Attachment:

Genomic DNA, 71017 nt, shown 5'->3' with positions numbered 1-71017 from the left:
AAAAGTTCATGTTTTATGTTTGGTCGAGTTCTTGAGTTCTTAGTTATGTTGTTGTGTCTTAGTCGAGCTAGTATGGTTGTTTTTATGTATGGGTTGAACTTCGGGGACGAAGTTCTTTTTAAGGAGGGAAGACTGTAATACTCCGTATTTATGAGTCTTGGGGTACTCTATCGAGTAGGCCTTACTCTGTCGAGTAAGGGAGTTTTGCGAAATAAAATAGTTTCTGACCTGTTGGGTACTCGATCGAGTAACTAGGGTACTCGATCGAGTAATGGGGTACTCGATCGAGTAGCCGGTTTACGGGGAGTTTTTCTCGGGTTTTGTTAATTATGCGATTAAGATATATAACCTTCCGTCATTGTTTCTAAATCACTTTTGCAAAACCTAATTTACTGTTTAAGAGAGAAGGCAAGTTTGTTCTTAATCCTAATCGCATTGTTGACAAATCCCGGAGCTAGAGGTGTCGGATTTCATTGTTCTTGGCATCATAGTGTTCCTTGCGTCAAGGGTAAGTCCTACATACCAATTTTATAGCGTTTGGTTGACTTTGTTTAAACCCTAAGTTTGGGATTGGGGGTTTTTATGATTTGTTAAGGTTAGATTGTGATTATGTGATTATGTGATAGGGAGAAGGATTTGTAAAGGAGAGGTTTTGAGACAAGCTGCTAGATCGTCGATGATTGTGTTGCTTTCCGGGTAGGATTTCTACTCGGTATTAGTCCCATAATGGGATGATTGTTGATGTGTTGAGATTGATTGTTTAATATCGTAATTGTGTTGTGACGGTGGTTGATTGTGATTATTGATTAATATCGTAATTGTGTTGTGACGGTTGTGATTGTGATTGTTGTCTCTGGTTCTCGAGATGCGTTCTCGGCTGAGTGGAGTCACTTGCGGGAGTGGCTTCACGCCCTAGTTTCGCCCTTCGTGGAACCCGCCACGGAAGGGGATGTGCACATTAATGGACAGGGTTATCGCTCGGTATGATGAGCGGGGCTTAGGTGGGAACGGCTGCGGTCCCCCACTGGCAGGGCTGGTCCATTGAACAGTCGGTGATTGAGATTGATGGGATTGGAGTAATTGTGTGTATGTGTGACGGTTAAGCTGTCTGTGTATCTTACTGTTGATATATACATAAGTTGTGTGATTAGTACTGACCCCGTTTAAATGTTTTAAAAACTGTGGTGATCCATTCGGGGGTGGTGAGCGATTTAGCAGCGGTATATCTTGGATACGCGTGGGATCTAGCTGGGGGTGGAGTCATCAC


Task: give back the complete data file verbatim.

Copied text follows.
Genomic DNA, 71017 nt, shown 5'->3' with positions numbered 1-71017 from the left:
AAAAGTTCATGTTTTATGTTTGGTCGAGTTCTTGAGTTCTTAGTTATGTTGTTGTGTCTTAGTCGAGCTAGTATGGTTGTTTTTATGTATGGGTTGAACTTCGGGGACGAAGTTCTTTTTAAGGAGGGAAGACTGTAATACTCCGTATTTATGAGTCTTGGGGTACTCTATCGAGTAGGCCTTACTCTGTCGAGTAAGGGAGTTTTGCGAAATAAAATAGTTTCTGACCTGTTGGGTACTCGATCGAGTAACTAGGGTACTCGATCGAGTAATGGGGTACTCGATCGAGTAGCCGGTTTACGGGGAGTTTTTCTCGGGTTTTGTTAATTATGCGATTAAGATATATAACCTTCCGTCATTGTTTCTAAATCACTTTTGCAAAACCTAATTTACTGTTTAAGAGAGAAGGCAAGTTTGTTCTTAATCCTAATCGCATTGTTGACAAATCCCGGAGCTAGAGGTGTCGGATTTCATTGTTCTTGGCATCATAGTGTTCCTTGCGTCAAGGGTAAGTCCTACATACCAATTTTATAGCGTTTGGTTGACTTTGTTTAAACCCTAAGTTTGGGATTGGGGGTTTTTATGATTTGTTAAGGTTAGATTGTGATTATGTGATTATGTGATAGGGAGAAGGATTTGTAAAGGAGAGGTTTTGAGACAAGCTGCTAGATCGTCGATGATTGTGTTGCTTTCCGGGTAGGATTTCTACTCGGTATTAGTCCCATAATGGGATGATTGTTGATGTGTTGAGATTGATTGTTTAATATCGTAATTGTGTTGTGACGGTGGTTGATTGTGATTATTGATTAATATCGTAATTGTGTTGTGACGGTTGTGATTGTGATTGTTGTCTCTGGTTCTCGAGATGCGTTCTCGGCTGAGTGGAGTCACTTGCGGGAGTGGCTTCACGCCCTAGTTTCGCCCTTCGTGGAACCCGCCACGGAAGGGGATGTGCACATTAATGGACAGGGTTATCGCTCGGTATGATGAGCGGGGCTTAGGTGGGAACGGCTGCGGTCCCCCACTGGCAGGGCTGGTCCATTGAACAGTCGGTGATTGAGATTGATGGGATTGGAGTAATTGTGTGTATGTGTGACGGTTAAGCTGTCTGTGTATCTTACTGTTGATATATACATAAGTTGTGTGATTAGTACTGACCCCGTTTAAATGTTTTAAAAACTGTGGTGATCCATTCGGGGGTGGTGAGCGATTTAGCAGCGGTATATCTTGGATACGCGTGGGATCTAGCTGGGGGTGGAGTCATCAC